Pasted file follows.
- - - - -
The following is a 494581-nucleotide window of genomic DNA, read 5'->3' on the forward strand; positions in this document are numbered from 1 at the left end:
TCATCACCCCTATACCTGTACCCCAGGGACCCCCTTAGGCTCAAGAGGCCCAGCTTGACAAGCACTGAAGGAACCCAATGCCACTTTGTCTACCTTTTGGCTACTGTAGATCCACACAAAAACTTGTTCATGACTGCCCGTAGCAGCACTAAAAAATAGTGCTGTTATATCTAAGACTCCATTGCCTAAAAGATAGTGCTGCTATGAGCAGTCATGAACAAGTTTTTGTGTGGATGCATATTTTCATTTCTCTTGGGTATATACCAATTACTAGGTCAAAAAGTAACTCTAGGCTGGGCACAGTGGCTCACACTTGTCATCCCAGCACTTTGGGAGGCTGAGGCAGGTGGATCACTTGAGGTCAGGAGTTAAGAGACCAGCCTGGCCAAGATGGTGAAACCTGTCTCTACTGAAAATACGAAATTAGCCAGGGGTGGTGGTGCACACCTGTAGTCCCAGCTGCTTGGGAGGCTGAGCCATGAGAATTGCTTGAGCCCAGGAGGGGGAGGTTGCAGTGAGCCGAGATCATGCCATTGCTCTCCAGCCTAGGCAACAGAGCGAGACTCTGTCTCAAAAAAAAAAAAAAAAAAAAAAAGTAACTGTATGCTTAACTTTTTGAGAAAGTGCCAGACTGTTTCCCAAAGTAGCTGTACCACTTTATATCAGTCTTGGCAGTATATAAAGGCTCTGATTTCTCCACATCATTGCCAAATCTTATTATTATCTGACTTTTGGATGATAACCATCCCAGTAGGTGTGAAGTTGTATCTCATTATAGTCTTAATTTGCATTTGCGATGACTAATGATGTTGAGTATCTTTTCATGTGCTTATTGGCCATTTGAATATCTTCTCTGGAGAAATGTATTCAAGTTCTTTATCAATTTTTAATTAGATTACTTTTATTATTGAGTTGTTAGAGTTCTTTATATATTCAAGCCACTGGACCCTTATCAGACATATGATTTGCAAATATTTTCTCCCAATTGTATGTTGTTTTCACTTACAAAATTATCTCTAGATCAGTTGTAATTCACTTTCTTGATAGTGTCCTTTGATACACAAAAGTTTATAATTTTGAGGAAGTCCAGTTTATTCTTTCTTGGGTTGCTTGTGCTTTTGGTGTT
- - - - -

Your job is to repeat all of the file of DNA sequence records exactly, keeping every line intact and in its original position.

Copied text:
The following is a 494581-nucleotide window of genomic DNA, read 5'->3' on the forward strand; positions in this document are numbered from 1 at the left end:
TCATCACCCCTATACCTGTACCCCAGGGACCCCCTTAGGCTCAAGAGGCCCAGCTTGACAAGCACTGAAGGAACCCAATGCCACTTTGTCTACCTTTTGGCTACTGTAGATCCACACAAAAACTTGTTCATGACTGCCCGTAGCAGCACTAAAAAATAGTGCTGTTATATCTAAGACTCCATTGCCTAAAAGATAGTGCTGCTATGAGCAGTCATGAACAAGTTTTTGTGTGGATGCATATTTTCATTTCTCTTGGGTATATACCAATTACTAGGTCAAAAAGTAACTCTAGGCTGGGCACAGTGGCTCACACTTGTCATCCCAGCACTTTGGGAGGCTGAGGCAGGTGGATCACTTGAGGTCAGGAGTTAAGAGACCAGCCTGGCCAAGATGGTGAAACCTGTCTCTACTGAAAATACGAAATTAGCCAGGGGTGGTGGTGCACACCTGTAGTCCCAGCTGCTTGGGAGGCTGAGCCATGAGAATTGCTTGAGCCCAGGAGGGGGAGGTTGCAGTGAGCCGAGATCATGCCATTGCTCTCCAGCCTAGGCAACAGAGCGAGACTCTGTCTCAAAAAAAAAAAAAAAAAAAAAAAGTAACTGTATGCTTAACTTTTTGAGAAAGTGCCAGACTGTTTCCCAAAGTAGCTGTACCACTTTATATCAGTCTTGGCAGTATATAAAGGCTCTGATTTCTCCACATCATTGCCAAATCTTATTATTATCTGACTTTTGGATGATAACCATCCCAGTAGGTGTGAAGTTGTATCTCATTATAGTCTTAATTTGCATTTGCGATGACTAATGATGTTGAGTATCTTTTCATGTGCTTATTGGCCATTTGAATATCTTCTCTGGAGAAATGTATTCAAGTTCTTTATCAATTTTTAATTAGATTACTTTTATTATTGAGTTGTTAGAGTTCTTTATATATTCAAGCCACTGGACCCTTATCAGACATATGATTTGCAAATATTTTCTCCCAATTGTATGTTGTTTTCACTTACAAAATTATCTCTAGATCAGTTGTAATTCACTTTCTTGATAGTGTCCTTTGATACACAAAAGTTTATAATTTTGAGGAAGTCCAGTTTATTCTTTCTTGGGTTGCTTGTGCTTTTGGTGTT